I've been spending a bit of time going through my back catalogue of personal photographs over the last couple of weeks looking for images I would like to have on my website shop pages. Actually the word 'catalogue' is not quite correct, that implies some sort of order, some knowledge of where a particular photograph can be located. Don't get me wrong, my transparencies and negatives are all safe it's just that they are safe all over the place. If only I had taken the time as I did with my work images which are all catalogued and in order.
The only saving grace is digital. Once a negative or transparency is digitised, loaded onto the computer and backed up then it's much more accessible and, dare I say, safer. Not that I'll ever get rid of the originals.
During my search I came across a folder of black and white contact sheets from my time at college. For those of you who don't know it's where the negatives are sandwiched with a piece of 10 x 8 inch photographic paper under glass in the darkroom, exposed to light and then developed. The sheet has all the frames from one roll of film showing on it. It's just a lovely thing to hold and to look at and I found myself being quite nostalgic for the old way - the process of developing photographs in the darkroom.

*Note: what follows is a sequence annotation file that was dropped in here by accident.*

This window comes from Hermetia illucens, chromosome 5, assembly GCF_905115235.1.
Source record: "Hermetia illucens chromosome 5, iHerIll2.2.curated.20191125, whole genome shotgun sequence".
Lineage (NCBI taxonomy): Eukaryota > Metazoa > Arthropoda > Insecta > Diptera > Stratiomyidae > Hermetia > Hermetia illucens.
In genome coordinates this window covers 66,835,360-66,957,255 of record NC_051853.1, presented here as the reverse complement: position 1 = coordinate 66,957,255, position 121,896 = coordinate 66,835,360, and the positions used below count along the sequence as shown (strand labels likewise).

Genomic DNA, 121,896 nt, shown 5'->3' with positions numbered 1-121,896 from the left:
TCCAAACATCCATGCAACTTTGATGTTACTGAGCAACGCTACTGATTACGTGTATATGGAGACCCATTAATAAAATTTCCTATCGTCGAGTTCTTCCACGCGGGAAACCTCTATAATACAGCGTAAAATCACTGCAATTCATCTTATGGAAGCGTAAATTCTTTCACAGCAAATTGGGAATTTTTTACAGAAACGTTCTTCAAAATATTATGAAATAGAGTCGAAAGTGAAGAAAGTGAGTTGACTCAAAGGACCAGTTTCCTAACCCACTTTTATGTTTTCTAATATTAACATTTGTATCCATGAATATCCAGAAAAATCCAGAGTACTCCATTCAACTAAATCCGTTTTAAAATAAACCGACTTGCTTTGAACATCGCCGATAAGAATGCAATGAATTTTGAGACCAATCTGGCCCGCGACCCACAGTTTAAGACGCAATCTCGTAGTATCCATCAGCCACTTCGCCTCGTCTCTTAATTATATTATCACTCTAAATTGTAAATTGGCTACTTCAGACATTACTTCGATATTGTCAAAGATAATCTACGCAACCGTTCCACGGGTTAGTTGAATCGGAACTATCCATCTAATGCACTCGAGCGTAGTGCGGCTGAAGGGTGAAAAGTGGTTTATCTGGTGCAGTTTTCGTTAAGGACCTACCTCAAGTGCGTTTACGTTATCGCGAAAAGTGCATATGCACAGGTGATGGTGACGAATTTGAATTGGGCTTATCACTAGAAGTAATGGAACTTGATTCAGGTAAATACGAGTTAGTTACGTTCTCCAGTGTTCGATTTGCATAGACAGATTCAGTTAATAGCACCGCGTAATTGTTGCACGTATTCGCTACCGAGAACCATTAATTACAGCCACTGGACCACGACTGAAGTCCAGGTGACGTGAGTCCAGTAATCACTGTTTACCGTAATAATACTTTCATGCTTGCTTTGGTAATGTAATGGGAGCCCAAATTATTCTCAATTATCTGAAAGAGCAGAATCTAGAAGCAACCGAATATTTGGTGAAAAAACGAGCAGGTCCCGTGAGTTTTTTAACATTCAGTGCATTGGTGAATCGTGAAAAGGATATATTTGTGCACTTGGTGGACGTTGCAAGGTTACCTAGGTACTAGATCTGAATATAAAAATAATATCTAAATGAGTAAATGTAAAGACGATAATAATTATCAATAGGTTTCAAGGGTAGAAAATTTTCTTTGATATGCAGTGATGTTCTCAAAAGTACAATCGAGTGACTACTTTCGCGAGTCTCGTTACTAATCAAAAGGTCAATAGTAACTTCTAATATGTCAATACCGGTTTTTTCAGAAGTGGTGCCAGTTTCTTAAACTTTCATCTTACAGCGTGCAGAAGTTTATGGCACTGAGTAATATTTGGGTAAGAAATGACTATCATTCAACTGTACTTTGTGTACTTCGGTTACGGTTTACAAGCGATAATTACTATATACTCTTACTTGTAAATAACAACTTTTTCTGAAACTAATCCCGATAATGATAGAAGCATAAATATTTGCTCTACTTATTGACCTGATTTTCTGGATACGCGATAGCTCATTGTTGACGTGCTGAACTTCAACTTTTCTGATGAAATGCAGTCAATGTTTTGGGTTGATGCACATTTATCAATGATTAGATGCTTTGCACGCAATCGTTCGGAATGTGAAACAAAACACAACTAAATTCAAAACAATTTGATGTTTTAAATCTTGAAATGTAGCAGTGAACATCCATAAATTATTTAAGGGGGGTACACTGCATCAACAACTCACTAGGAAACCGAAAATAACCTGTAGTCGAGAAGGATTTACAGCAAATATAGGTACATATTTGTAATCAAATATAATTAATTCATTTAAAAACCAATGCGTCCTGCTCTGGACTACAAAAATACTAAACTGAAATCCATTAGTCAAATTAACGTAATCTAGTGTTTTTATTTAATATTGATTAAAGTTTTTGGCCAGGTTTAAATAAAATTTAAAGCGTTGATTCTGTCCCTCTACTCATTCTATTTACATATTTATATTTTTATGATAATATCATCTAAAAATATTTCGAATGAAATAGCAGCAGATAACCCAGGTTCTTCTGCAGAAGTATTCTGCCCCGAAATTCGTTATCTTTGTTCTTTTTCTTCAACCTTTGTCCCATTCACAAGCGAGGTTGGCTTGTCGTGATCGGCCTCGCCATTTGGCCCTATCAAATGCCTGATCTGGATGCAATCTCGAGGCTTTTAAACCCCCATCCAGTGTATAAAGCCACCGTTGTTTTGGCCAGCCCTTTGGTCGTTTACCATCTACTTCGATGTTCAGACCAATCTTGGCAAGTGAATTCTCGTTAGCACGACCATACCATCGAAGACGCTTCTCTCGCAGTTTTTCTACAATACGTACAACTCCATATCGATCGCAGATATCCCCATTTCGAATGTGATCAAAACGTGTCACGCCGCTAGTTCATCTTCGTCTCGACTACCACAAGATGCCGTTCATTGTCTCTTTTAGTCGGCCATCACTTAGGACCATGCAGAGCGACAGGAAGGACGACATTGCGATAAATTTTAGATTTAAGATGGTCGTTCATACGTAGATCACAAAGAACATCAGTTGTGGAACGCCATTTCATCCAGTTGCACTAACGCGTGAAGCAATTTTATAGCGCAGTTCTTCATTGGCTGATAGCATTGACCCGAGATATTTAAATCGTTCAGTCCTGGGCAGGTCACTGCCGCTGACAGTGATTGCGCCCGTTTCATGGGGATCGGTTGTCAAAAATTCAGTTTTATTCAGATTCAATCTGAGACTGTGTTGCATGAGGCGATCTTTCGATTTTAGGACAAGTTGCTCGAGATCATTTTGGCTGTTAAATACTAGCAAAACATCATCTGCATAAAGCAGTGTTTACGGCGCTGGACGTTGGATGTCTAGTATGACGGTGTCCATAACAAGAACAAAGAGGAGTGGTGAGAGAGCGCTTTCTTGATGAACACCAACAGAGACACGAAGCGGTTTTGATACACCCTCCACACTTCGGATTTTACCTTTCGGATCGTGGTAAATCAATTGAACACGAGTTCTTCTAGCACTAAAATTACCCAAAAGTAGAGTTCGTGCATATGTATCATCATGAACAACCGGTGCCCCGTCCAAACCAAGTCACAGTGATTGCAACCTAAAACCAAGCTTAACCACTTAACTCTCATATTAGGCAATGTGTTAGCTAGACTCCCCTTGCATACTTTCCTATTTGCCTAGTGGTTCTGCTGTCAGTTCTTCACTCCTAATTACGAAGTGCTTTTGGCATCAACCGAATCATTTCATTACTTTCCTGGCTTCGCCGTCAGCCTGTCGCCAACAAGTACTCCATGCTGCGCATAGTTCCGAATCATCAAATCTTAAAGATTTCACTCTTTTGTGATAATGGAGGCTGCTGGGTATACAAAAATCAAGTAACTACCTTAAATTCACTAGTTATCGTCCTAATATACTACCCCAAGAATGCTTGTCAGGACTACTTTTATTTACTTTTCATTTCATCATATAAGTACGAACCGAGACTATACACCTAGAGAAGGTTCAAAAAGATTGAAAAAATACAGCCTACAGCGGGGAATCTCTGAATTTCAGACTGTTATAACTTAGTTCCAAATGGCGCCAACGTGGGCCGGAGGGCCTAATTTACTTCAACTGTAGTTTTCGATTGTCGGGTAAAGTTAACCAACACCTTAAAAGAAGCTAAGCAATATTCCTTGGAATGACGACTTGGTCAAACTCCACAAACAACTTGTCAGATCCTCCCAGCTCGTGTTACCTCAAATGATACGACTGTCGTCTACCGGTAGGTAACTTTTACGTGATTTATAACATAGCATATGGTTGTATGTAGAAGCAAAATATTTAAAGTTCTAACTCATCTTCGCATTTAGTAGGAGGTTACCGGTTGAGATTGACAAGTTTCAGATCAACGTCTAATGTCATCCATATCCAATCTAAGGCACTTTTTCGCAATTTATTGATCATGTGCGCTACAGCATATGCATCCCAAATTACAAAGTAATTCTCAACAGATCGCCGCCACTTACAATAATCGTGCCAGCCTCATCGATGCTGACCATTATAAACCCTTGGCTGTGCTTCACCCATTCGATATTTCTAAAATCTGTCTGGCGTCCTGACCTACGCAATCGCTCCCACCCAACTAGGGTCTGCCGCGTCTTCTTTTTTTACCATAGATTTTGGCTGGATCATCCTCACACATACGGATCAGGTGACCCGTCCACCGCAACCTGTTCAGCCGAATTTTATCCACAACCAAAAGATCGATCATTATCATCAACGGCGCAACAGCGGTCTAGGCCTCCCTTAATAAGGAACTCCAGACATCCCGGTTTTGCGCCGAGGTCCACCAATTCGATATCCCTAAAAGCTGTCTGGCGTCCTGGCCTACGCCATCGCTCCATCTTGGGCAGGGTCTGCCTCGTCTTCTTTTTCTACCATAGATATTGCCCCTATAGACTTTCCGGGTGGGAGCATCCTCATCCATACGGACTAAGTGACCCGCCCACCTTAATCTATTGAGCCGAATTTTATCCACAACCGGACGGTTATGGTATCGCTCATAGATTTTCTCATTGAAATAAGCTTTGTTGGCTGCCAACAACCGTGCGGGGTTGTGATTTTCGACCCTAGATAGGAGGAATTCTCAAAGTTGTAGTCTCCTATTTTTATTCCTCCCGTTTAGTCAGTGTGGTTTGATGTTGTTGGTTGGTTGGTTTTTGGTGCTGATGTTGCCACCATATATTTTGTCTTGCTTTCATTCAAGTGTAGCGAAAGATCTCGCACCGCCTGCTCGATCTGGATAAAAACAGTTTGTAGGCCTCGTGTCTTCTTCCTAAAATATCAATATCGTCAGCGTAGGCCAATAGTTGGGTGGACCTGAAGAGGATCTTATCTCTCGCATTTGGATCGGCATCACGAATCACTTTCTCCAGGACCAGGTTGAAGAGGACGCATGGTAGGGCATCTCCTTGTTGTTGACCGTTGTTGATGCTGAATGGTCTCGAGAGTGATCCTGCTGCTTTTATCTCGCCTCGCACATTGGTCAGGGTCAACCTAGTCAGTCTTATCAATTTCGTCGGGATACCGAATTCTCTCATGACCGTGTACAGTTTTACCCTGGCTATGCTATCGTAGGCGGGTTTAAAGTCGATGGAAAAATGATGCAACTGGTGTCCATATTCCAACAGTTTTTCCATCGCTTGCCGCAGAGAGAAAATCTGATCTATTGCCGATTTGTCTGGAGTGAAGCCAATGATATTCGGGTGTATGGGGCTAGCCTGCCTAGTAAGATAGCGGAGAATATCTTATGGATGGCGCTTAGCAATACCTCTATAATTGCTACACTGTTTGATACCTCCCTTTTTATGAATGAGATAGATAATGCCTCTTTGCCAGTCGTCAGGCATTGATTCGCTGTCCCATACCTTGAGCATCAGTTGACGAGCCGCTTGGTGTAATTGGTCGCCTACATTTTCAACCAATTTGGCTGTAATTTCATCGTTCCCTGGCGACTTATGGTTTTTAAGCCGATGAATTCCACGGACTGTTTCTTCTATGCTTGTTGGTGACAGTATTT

It was quite a time consuming process though. The black and white films had to be developed, washed and dried. Contact sheets were made and particular frames chosen. Then the prints were made and again put through the washing and drying process. I do wonder now how I managed it when I was doing it commercially. I processed every roll or sheet of film personally and made the prints.
For the contact sheet below I would have processed the film at home - I was at college then and I liked the control of doing the processing late on as everyone was going to bed. I could then wash the film and let it dry overnight without fear of it being damaged.
I did touch on the film versus digital dilemma in my 'about' page but really it's onwards and upwards with digital now and maybe one day I'll have another dip into the past and into the developing tank.